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A U.S. flag decorates a for-sale sign at a home in the Capitol Hill neighborhood of Washington, in this file photo.JONATHAN ERNST/Reuters

Fortune favours the bold – but not always as soon as the bold would like or expect.

Peter Hall, chief economist at Export Development Canada, decided to be bold last autumn, predicting the U.S. economy would expand about 3 per cent in 2013, which would be the fastest since at least 2005.

Mr. Hall has had to dial back.

Washington's budget cuts were deeper than he expected, removing a significant amount of public spending from the calculation that determines gross domestic product.

Mr. Hall now expects the U.S. economy will expand 2.3 per cent this year. That still is relatively optimistic. The International Monetary Fund last week cut its outlook for U.S. growth to 1.9 per cent from 2.1 per cent.

But Mr. Hall's overall enthusiasm for the U.S. recovery hasn't dulled.

"Fiscal withdrawal" will erase the equivalent of almost 2 per cent of GDP this year, meaning the rest of the rest of the U.S. economy is expanding at a pace that exceeds 4 per cent, he says in his spring global economic forecast.

Mr. Hall says that momentum will gain speed as the year moves on, leading to growth of 3.3 per cent in 2014. (The IMF sees 3 per cent.)

Some might fault Mr. Hall for getting ahead of himself.

It is fair comment to point out that there's little point in expecting much from the U.S. as long as unemployment remains high.

And then of course there's the government. One also could argue that it was folly to bet Congress and the White House would properly manage budget crises like the "fiscal cliff" and sequestration.

Mr. Hall seems prepared for such criticism. The text of his report drifts from economic analysis into psychology.

He asks whether we've become obsessed with every little bit of negative information, creating a negative feedback loop that is depressing investment and spending, if not the broader population.

"It's entirely possible that we are talking ourselves into a new, slower reality through that nasty trait of pessimism to become self-fulfilling," he writes.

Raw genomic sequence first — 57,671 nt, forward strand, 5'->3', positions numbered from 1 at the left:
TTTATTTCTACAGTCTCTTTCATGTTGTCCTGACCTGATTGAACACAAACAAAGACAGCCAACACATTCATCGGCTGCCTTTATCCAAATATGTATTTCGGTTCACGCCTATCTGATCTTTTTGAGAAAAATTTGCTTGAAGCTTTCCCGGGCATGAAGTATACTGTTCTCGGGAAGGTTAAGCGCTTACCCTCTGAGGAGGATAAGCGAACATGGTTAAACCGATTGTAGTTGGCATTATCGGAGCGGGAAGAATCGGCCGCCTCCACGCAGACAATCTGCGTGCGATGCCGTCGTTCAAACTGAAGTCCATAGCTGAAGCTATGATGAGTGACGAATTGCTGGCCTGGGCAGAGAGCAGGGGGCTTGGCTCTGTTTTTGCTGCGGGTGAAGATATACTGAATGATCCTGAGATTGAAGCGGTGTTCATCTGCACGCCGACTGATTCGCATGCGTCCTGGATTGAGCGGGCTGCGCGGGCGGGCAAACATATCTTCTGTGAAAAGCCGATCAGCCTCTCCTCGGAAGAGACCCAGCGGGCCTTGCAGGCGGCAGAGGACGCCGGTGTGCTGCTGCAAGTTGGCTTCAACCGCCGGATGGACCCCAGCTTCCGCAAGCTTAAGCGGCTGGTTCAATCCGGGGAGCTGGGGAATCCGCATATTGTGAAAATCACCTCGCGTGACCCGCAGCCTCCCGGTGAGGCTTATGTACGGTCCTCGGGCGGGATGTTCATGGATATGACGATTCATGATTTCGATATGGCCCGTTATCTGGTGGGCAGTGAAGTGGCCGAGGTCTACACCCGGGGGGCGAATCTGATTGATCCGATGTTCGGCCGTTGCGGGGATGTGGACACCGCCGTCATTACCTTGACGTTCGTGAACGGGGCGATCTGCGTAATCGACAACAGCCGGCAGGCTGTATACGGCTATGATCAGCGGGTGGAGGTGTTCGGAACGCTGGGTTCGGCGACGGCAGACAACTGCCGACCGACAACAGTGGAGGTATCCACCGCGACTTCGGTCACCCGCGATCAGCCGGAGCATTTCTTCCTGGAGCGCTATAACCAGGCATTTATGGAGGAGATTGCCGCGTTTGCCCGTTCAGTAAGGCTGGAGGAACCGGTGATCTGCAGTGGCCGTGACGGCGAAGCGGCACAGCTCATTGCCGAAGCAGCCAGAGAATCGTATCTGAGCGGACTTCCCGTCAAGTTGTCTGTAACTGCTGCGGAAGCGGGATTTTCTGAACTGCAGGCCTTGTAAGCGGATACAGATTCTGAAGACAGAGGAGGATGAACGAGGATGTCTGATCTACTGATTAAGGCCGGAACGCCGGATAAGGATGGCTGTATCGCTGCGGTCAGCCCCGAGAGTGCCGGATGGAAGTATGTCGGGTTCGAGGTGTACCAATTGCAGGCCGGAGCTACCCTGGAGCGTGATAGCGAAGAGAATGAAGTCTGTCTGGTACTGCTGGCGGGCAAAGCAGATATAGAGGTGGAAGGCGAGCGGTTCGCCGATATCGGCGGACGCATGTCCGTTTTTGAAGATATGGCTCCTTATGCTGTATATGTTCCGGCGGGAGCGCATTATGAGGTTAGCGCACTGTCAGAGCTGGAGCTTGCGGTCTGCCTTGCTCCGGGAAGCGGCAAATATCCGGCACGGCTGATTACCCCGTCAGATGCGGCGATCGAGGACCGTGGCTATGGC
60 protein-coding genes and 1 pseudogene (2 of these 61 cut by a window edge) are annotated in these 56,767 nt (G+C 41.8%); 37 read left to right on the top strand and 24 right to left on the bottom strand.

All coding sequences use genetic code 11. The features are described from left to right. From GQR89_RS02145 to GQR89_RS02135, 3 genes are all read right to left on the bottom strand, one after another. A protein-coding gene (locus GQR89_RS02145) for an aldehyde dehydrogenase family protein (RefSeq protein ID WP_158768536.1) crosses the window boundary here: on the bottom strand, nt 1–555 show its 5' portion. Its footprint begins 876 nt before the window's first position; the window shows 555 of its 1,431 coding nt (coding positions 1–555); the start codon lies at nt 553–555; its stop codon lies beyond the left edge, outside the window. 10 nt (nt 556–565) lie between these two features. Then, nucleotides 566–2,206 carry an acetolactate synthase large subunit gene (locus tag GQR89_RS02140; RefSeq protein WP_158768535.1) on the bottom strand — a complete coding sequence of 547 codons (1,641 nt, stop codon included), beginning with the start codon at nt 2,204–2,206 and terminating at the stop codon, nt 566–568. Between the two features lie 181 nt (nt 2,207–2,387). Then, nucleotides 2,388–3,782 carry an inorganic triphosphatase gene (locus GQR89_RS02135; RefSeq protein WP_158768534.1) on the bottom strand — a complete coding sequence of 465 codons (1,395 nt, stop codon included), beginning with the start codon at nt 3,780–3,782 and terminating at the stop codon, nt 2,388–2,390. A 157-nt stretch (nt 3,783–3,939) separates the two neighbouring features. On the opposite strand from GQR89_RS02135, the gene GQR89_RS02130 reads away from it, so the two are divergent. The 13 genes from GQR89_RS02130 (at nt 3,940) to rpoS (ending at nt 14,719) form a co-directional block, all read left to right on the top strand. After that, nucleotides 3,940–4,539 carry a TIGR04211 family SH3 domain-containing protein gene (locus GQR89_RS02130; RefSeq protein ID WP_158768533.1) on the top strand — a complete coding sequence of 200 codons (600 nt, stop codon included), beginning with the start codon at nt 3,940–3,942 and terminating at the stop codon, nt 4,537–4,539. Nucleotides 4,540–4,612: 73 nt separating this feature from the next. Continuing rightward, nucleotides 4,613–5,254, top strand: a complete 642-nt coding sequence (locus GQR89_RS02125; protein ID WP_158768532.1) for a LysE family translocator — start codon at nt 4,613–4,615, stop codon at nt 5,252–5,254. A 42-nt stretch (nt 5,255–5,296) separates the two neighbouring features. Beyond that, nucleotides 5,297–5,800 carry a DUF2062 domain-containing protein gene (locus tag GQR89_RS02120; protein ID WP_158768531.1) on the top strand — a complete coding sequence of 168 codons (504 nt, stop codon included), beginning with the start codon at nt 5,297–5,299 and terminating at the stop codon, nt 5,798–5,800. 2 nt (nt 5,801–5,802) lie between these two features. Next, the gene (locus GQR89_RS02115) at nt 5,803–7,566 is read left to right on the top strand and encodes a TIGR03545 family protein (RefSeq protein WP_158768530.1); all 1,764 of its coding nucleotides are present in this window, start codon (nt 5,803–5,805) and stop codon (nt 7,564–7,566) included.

"There are several key ways this shows up in the market. First, it creates a `you first' mentality that produces few, if any, takers. Second, it leaves many in the economy unprepared for growth, and the resulting short-term constraints prove to inhibit the actions of the adventurous and ward off the more shy onlookers. Third, it produces an overreaction to shocks, and we've had more than our usual dose of these in recent years."

Recall Bank of Canada Governor Mark Carney's "dead money" remark in reference to Corporate Canada's hoarding of cash.

Mr. Carney wasn't telling executives what to do with their money.

He was telling them that they were behaving as if paralyzed by irrational fear. If the financial crisis showed anything, it is that governments and central banks are willing to backstop the financial system. Canada's banks were strong.

The euro zone debt crisis is ugly, but don't make things worse than they are. That was Mr. Carney's message.

You could see something similar happening around the release of data last week that showed China's economy slowed to an annual rate of growth of 7.7 per cent in the first quarter. Commodity markets fell on the news. Expectations for global growth were cut.

Okay, so the years of double-digit growth are over.

Growth forecasts will be revised because the math of less output from the world's second-largest economy will demand it.

But growth of 8 per cent still is a lot of growth. And almost everyone agrees that China's economy must slow for its own sake.

The shift appears to be happening at least in part because the government is curbing the unsustainable ascent of housing prices, slowing investment in an economy that already has plenty of capacity and taking steps to encourage domestic demand.

These are good things.

It's entirely possible that Mr. Hall is too sanguine about the risks in the global economy. But that's an assessment that should be based on the facts, not despair brought on by years of disappointment.

So here are Mr. Hall's facts: Export Development reckons the excess supply in the U.S. housing market left by the collapse of the housing market in 2007 has been absorbed, and construction now is 40 per cent higher than year-ago levels; households are spending at a sustainable rate without taking on new debt; banks appear more willing to lend.

Those are the hallmarks of a normal recovery. To be sure, the unemployment rate, at 7.6 per cent, is a drag on growth. But the U.S. economy is creating jobs, and a rebound in housing, steady consumer spending and increased bank lending will only support that trend.

On balance, that seems reason to let optimism trump pessimism. At least until the facts change.